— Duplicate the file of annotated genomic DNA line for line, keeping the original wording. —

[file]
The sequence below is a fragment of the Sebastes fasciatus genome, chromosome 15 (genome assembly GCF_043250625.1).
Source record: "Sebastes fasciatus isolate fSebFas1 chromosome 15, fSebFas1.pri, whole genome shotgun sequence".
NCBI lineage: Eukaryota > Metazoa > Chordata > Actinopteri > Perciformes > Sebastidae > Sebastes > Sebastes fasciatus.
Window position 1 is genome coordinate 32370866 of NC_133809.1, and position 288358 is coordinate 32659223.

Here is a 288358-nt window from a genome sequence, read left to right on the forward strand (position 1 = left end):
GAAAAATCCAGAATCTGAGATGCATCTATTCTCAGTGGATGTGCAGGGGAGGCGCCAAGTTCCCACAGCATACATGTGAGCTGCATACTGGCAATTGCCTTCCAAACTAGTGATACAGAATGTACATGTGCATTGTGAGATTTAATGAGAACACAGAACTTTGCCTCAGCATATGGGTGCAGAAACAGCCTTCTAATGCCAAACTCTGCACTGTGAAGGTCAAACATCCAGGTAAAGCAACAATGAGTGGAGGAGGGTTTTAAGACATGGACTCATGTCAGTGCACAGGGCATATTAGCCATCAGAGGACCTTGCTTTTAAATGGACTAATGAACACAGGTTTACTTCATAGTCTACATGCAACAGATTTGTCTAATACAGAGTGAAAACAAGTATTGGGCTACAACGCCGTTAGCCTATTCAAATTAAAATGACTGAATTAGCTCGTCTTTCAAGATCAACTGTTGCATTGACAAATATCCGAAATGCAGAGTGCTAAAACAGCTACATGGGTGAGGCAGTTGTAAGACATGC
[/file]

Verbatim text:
The sequence below is a fragment of the Sebastes fasciatus genome, chromosome 15 (genome assembly GCF_043250625.1).
Source record: "Sebastes fasciatus isolate fSebFas1 chromosome 15, fSebFas1.pri, whole genome shotgun sequence".
NCBI lineage: Eukaryota > Metazoa > Chordata > Actinopteri > Perciformes > Sebastidae > Sebastes > Sebastes fasciatus.
Window position 1 is genome coordinate 32370866 of NC_133809.1, and position 288358 is coordinate 32659223.

Here is a 288358-nt window from a genome sequence, read left to right on the forward strand (position 1 = left end):
GAAAAATCCAGAATCTGAGATGCATCTATTCTCAGTGGATGTGCAGGGGAGGCGCCAAGTTCCCACAGCATACATGTGAGCTGCATACTGGCAATTGCCTTCCAAACTAGTGATACAGAATGTACATGTGCATTGTGAGATTTAATGAGAACACAGAACTTTGCCTCAGCATATGGGTGCAGAAACAGCCTTCTAATGCCAAACTCTGCACTGTGAAGGTCAAACATCCAGGTAAAGCAACAATGAGTGGAGGAGGGTTTTAAGACATGGACTCATGTCAGTGCACAGGGCATATTAGCCATCAGAGGACCTTGCTTTTAAATGGACTAATGAACACAGGTTTACTTCATAGTCTACATGCAACAGATTTGTCTAATACAGAGTGAAAACAAGTATTGGGCTACAACGCCGTTAGCCTATTCAAATTAAAATGACTGAATTAGCTCGTCTTTCAAGATCAACTGTTGCATTGACAAATATCCGAAATGCAGAGTGCTAAAACAGCTACATGGGTGAGGCAGTTGTAAGACATGC